Three Incumbents Booted Out by Voters


It’s been a long time coming this election season, but the first congressional incumbents have finally been defeated at the polls – three of them in one night. Sen. Joe Lieberman (D-Conn) got nearly all the media attention as he was beaten by newcomer Ned Lamont in Connecticut – though Lieberman vowed to keep fighting and said he would run in the fall as an independent.

On the same night, Cynthia McKinney (D-Ga) lost a runoff in her Georgia primary. And moderate Republican freshman Joe Schwarz (R-Mich) was upended by a more conservative challenger in the Michigan GOP primary.

Prior to yesterday’s votes, the only incumbents to drop reelection bids this year did so on their own, before the voters could decide. The most recent of those was Bob Ney (R-Ohio), a central figure in the Abramoff lobbying scandal, who announced on Monday he would withdraw from his race and not seek another term.

On the surface, the three incumbents who lost yesterday seem to have virtually nothing in common. The Lieberman race was a referendum on his support of President Bush’s handling of the increasingly unpopular Iraq war. Schwarz, on the other hand, was supported by President Bush, but was targeted from the right for being more liberal than his district. McKinney’s race was an odd one. Long an outspoken critic of the president, she was also criticized for occasionally erratic behavior – most especially this spring when she was arrested (though later cleared) on charges that she assaulted a guard at the Capitol who tried to stop her when she skipped past a metal detector.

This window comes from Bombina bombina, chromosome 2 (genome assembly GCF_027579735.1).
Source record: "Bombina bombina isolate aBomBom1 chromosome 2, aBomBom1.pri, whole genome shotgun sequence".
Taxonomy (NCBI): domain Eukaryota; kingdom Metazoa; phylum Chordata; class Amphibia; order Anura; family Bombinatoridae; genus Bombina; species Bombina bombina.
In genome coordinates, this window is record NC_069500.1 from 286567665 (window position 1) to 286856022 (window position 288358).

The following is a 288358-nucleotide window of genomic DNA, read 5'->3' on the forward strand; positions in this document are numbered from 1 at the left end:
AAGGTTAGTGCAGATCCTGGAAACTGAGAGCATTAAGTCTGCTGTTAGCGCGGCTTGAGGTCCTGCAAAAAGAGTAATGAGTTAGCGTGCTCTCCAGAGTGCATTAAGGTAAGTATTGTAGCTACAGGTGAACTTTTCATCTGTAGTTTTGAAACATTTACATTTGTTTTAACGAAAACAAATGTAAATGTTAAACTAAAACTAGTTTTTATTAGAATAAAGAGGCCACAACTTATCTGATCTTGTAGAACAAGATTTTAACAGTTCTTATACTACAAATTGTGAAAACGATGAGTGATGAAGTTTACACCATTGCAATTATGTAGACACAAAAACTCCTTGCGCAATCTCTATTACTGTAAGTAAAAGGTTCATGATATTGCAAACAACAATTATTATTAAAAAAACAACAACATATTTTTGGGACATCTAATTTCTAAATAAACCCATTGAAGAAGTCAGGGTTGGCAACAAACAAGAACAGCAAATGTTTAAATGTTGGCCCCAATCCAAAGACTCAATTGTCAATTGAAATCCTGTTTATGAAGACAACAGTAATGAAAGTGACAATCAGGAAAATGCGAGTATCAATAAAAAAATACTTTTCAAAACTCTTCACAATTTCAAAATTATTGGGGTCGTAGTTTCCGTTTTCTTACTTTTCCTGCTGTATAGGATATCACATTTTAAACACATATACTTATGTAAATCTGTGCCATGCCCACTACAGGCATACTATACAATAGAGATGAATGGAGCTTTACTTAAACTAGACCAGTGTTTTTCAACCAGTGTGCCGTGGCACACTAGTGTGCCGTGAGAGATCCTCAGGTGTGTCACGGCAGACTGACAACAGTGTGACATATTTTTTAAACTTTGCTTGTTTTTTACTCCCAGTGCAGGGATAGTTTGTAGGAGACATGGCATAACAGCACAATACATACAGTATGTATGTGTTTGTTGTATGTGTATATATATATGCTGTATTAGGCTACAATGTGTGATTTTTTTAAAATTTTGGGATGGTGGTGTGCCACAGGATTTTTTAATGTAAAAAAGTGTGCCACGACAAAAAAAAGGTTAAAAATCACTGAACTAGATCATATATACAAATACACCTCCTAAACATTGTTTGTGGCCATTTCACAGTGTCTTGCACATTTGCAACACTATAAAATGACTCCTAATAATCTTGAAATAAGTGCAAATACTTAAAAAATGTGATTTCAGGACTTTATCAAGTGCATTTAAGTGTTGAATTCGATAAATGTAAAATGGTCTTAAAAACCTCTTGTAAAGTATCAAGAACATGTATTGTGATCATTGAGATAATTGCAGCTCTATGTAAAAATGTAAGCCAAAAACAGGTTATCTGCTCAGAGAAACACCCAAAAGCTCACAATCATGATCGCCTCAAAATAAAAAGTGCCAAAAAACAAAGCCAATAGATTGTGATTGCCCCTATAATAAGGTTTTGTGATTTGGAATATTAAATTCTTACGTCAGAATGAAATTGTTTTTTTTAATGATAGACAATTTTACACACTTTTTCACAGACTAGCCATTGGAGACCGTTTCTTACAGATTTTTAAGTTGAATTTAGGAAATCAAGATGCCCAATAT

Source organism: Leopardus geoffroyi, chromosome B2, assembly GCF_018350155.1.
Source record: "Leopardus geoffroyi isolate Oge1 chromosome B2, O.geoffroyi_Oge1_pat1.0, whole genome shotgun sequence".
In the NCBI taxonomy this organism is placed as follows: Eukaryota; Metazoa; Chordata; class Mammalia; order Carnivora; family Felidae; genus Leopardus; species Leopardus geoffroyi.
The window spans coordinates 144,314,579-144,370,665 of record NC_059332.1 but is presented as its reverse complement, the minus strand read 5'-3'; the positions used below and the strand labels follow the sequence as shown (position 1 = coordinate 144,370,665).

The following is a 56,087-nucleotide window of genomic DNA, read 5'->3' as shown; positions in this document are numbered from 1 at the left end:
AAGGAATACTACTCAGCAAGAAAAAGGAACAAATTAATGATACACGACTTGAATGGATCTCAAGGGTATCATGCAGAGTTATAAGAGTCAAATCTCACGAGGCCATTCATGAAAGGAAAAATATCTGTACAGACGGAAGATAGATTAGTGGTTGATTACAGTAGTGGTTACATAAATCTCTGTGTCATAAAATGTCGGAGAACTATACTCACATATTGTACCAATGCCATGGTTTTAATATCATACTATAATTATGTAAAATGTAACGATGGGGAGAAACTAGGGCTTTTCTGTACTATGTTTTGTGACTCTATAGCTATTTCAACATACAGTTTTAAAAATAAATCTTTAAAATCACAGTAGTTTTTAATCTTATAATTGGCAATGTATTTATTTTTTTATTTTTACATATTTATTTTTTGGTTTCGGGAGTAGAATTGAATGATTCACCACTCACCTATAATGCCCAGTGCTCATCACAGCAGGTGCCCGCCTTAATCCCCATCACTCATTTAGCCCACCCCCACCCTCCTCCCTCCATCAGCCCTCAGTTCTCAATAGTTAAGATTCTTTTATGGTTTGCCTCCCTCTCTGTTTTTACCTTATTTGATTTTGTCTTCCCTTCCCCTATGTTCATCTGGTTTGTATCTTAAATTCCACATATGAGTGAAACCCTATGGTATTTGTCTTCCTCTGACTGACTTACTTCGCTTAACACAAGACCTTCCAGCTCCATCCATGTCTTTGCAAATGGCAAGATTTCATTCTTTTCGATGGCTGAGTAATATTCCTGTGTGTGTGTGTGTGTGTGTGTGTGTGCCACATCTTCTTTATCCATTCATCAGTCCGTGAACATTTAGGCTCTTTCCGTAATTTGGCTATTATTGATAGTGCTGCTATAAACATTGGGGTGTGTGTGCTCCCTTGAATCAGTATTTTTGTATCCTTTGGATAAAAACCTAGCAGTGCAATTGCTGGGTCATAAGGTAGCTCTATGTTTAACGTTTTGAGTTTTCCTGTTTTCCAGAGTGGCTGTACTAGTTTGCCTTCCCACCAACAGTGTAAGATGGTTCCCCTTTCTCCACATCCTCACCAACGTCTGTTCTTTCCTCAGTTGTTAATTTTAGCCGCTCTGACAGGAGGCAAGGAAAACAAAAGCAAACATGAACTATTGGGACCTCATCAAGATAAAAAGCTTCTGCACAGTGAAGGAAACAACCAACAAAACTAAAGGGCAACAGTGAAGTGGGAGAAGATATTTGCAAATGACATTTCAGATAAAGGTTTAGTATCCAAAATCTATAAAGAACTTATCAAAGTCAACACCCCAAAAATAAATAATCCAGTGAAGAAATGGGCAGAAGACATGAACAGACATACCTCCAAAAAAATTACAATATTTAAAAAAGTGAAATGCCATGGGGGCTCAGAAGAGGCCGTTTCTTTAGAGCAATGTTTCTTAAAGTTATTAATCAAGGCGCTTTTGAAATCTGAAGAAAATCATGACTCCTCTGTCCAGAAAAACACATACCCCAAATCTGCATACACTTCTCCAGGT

In short, except for Lieberman’s race, the other contests seemed to be decided on local issues, not some national wave of discontent. But something had to be in the air for three incumbents’ heads to roll in one night.

What I take it to mean is that voters are unusually restive this year, and that unease is increasing as we get closer to the fall elections. Recent polls are picking up strong vibes that the public wants to shake things up in Washington, even at the cost of cutting short a few congressional careers.

Granted, every race is different. But if I were running for Congress this year “More of the Same” is a slogan I would avoid.